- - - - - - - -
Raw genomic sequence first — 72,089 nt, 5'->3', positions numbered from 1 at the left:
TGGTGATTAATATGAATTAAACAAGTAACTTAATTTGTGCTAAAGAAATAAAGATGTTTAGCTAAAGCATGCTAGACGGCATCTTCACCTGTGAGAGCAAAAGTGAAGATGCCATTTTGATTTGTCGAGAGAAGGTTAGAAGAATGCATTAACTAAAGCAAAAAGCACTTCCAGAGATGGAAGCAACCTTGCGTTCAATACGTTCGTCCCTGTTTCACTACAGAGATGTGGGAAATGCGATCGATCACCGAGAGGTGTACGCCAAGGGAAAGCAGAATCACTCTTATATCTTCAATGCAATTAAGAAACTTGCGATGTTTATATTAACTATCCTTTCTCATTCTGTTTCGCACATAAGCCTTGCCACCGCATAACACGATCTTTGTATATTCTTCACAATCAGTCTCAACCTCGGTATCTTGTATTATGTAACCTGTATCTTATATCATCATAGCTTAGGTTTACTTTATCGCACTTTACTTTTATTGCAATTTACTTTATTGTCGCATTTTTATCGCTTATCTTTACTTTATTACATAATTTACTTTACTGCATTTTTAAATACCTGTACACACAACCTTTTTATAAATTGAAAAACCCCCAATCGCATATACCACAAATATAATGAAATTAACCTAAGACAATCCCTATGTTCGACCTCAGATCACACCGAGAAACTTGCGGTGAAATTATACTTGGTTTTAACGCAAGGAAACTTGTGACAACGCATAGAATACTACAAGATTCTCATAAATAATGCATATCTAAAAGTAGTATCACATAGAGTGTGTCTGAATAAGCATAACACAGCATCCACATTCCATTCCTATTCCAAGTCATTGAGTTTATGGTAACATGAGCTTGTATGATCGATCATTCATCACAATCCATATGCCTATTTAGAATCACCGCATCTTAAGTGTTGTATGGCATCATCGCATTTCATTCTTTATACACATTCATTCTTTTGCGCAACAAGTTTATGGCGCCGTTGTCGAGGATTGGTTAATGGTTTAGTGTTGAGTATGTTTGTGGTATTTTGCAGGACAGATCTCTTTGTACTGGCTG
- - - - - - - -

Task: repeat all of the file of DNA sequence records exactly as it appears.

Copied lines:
Raw genomic sequence first — 72,089 nt, 5'->3', positions numbered from 1 at the left:
TGGTGATTAATATGAATTAAACAAGTAACTTAATTTGTGCTAAAGAAATAAAGATGTTTAGCTAAAGCATGCTAGACGGCATCTTCACCTGTGAGAGCAAAAGTGAAGATGCCATTTTGATTTGTCGAGAGAAGGTTAGAAGAATGCATTAACTAAAGCAAAAAGCACTTCCAGAGATGGAAGCAACCTTGCGTTCAATACGTTCGTCCCTGTTTCACTACAGAGATGTGGGAAATGCGATCGATCACCGAGAGGTGTACGCCAAGGGAAAGCAGAATCACTCTTATATCTTCAATGCAATTAAGAAACTTGCGATGTTTATATTAACTATCCTTTCTCATTCTGTTTCGCACATAAGCCTTGCCACCGCATAACACGATCTTTGTATATTCTTCACAATCAGTCTCAACCTCGGTATCTTGTATTATGTAACCTGTATCTTATATCATCATAGCTTAGGTTTACTTTATCGCACTTTACTTTTATTGCAATTTACTTTATTGTCGCATTTTTATCGCTTATCTTTACTTTATTACATAATTTACTTTACTGCATTTTTAAATACCTGTACACACAACCTTTTTATAAATTGAAAAACCCCCAATCGCATATACCACAAATATAATGAAATTAACCTAAGACAATCCCTATGTTCGACCTCAGATCACACCGAGAAACTTGCGGTGAAATTATACTTGGTTTTAACGCAAGGAAACTTGTGACAACGCATAGAATACTACAAGATTCTCATAAATAATGCATATCTAAAAGTAGTATCACATAGAGTGTGTCTGAATAAGCATAACACAGCATCCACATTCCATTCCTATTCCAAGTCATTGAGTTTATGGTAACATGAGCTTGTATGATCGATCATTCATCACAATCCATATGCCTATTTAGAATCACCGCATCTTAAGTGTTGTATGGCATCATCGCATTTCATTCTTTATACACATTCATTCTTTTGCGCAACAAGTTTATGGCGCCGTTGTCGAGGATTGGTTAATGGTTTAGTGTTGAGTATGTTTGTGGTATTTTGCAGGACAGATCTCTTTGTACTGGCTG